In its current form, what distinguishes New Adult from young adult?

As Jodi explains, New Adult has evolved since 2009 to more closely align with two specific genres (so far): romance, and fantasy – two things that feature heavily on any YA bookstore shelf.

But there are still ways to parse out NA and YA, perhaps none as elegantly put as Shaun Stephen in an article entitled What is New Adult? for the University of Queensland website:

“Using a simple transformation analogy from nature, YA is the depiction of identity as a newly emerged butterfly, emerging from a chrysalis. NA, on the other-hand, follows that same butterfly as it explores life: taking the very first few flights, mating and finding a new home.”

It’s an idea Jodi articulates with the term ‘entwicklungsroman’ in place of ‘bildungsroman’, illustrating how a character across the journey of a text is closer to being an adult, but isn’t fully there, yet.

I guess the other way I’d phrase it is that you’re dealing with a bunch of firsts, but the firsts you experience in your very late teens and early twenties are very different to the firsts you experience between the ages of say, 13 and 17.

What can Young Adult learn from the New Adult phenomenon?

Two things:

First, readers can find — more precisely — what they want.

A great many texts which are currently classified as YA (or upper YA) might be better segregated out into a separate category for the simple reason that people may be able to find them more easily. The sticking power of New Adult as a term and concept proves that readers will embrace language and terms that help them find the books they want to read, irrespective of marketing and other factors.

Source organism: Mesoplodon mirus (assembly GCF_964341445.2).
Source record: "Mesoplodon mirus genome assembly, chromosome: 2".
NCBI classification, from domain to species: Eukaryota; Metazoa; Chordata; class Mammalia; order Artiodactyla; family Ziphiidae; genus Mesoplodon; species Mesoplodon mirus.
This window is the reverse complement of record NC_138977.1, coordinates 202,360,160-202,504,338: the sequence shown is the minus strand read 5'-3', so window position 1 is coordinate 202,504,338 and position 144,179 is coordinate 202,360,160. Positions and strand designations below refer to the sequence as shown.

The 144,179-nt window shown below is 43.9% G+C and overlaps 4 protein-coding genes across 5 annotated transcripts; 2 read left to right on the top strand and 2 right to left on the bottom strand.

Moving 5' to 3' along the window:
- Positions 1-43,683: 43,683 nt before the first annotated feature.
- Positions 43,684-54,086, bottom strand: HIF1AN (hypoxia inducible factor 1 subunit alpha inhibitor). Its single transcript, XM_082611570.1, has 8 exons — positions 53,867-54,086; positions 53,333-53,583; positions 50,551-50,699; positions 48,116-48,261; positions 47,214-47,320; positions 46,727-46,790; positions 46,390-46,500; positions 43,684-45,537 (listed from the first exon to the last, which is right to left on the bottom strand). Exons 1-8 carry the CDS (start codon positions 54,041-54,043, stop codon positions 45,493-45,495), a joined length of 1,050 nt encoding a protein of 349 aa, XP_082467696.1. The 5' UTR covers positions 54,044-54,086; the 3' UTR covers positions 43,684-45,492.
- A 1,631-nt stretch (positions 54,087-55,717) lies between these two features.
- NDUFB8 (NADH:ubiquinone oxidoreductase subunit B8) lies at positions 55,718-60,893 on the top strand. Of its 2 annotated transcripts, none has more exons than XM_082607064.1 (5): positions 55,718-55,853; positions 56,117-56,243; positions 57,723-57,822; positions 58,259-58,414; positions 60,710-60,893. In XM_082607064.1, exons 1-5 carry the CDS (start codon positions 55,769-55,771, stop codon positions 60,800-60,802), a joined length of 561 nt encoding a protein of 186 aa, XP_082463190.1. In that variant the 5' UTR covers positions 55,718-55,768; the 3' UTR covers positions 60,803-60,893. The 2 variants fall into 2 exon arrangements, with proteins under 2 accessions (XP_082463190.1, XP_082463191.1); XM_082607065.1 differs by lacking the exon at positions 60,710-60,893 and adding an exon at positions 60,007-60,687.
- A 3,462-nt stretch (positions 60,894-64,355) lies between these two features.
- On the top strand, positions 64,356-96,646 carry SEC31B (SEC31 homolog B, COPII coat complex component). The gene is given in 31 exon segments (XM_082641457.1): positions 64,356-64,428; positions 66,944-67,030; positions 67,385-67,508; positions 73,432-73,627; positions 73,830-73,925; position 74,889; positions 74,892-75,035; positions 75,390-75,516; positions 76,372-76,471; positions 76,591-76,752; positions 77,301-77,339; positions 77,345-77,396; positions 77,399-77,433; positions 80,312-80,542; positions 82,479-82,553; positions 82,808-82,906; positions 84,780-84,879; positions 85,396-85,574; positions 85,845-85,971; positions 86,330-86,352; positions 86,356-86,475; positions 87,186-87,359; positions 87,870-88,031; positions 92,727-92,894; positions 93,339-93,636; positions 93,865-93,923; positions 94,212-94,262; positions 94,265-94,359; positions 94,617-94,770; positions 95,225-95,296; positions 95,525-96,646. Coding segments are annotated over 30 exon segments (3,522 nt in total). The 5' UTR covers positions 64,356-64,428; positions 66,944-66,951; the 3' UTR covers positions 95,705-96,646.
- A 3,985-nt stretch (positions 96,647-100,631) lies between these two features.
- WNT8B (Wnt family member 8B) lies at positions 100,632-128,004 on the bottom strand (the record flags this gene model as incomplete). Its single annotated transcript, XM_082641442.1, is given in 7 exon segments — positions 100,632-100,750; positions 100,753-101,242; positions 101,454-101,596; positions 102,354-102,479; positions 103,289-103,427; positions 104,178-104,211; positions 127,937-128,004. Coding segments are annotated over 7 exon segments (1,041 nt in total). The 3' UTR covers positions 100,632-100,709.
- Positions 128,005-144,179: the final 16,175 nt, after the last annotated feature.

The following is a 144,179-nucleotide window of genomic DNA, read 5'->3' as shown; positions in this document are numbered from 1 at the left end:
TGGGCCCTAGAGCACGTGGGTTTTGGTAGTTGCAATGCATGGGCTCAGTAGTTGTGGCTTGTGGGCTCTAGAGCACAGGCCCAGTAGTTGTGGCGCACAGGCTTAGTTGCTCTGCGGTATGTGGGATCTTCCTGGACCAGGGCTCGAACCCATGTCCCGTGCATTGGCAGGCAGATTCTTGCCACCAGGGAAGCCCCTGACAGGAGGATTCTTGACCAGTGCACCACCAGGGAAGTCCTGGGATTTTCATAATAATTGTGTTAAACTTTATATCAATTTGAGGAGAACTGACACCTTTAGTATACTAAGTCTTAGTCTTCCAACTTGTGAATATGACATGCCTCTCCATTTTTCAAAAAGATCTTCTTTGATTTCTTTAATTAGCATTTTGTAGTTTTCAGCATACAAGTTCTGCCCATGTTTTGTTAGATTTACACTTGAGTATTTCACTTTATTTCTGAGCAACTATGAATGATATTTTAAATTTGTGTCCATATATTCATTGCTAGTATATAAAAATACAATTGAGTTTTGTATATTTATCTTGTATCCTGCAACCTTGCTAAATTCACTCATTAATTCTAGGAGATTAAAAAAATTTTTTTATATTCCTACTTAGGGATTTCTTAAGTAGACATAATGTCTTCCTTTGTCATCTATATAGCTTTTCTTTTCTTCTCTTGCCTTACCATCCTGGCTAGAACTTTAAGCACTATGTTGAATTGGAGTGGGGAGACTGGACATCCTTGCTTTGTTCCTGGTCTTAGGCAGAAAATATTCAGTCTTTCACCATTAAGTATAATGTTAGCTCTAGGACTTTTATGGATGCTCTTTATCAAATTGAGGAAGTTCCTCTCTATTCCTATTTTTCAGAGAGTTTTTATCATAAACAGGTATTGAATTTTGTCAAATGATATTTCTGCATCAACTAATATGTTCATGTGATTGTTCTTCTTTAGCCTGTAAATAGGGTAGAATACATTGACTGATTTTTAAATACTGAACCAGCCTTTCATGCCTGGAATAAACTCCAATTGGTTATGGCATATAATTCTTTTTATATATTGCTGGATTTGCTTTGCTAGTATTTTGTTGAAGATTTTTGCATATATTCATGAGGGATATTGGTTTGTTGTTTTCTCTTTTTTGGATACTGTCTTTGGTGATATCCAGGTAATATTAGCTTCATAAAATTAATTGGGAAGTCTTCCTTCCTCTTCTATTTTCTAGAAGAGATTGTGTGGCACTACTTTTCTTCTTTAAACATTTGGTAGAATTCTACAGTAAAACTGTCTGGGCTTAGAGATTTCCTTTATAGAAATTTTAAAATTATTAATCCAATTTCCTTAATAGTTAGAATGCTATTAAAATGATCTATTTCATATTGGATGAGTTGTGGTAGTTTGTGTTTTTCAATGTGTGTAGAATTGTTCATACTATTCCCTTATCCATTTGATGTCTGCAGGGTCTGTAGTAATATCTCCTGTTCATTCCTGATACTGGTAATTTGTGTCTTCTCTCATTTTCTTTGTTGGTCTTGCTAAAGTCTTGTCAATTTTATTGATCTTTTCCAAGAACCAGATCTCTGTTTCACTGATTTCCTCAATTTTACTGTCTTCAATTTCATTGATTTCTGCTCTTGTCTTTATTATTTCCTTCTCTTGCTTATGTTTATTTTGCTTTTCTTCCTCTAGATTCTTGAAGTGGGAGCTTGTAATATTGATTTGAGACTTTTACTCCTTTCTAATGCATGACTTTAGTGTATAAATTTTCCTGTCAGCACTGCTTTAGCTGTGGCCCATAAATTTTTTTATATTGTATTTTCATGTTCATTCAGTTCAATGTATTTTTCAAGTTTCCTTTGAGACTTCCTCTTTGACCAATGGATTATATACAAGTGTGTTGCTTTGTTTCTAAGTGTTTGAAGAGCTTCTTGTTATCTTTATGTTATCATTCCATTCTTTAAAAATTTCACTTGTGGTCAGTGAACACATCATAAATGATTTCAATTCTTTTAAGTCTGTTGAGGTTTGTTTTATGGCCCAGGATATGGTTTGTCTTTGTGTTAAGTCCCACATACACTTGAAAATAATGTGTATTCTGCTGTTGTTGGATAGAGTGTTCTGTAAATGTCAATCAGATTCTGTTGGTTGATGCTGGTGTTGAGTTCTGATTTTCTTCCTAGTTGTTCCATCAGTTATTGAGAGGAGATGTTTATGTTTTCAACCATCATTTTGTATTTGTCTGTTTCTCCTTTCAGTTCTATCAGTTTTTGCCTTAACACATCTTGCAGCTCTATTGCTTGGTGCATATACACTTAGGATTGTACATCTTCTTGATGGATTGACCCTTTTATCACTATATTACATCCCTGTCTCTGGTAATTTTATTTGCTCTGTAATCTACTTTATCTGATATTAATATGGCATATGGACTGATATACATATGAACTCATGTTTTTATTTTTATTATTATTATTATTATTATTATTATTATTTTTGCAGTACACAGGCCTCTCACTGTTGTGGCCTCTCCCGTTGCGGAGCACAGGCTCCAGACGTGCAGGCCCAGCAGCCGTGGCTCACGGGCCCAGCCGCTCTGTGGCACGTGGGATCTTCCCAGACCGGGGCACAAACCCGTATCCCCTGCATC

Even though we can fuss about what to call things from a publishing perspective, the active role of readers in shaping these terms cannot be understated. In a nutshell, more precisely identifying texts means readers can find what they want.

When I put that notion to Jodi, she was quick to contextualise it within the local community and publishing market: that is, within the realm and remit of #LoveOzYA.

”I think #LoveOZYA as an institution has some capital when it comes to shaping the way that we use genre terms in Australia,” she explained. “We’ve talked a lot about upper YA here [but] finding ways to talk about YA that serve that whole market [including the gap for lower YA] is something that I think LoveOzYA has a little bit of capital to do.”

It’s a fair point because, as we know, Australian YA has staggering depth and breadth. That leads on to the second key takeaway…

As a community, we can have a more nuanced discussion about the variance within our titles.

#LoveOzYA may have a role to play in more actively using and promoting genre terms and nuance in how we talk about titles — which makes sense, given how diverse their tones, writing style, and subject matter can be.

Take a look at the #LoveOzYA titles releasing this year alone, and, at a quick scan, you’ll find contemporary (The Brink, Holden Sheppard), fantasy (Only a Monster, Vanessa Len), comedy (That Thing I Did, Allayne Webster), historical (Slipping the Noose, Meg Caddy), and horror (What We Saw, Mike Lucas).

Beyond genre, the ages of targeted readers also varies widely. Just to pick two Australian YA books I’ve recently read, My Spare Heart by Jared Thomas is accessible to a far younger range of readers than Jodi McAlister’s Libby Lawrence is Good at Pretending.

Although LoveOzYA is a wonderful umbrella term, bringing more precise delineations across categories can help create an even more thriving literary ecosystem, because readers can find what they want, and authors have the language and tools to be able to promote themselves. And that includes those who want to read and write books which examine the experiences of people fumbling through the first experiences with adulthood.

If there’s one final takeaway, it’s this: New Adult isn’t going away anytime soon.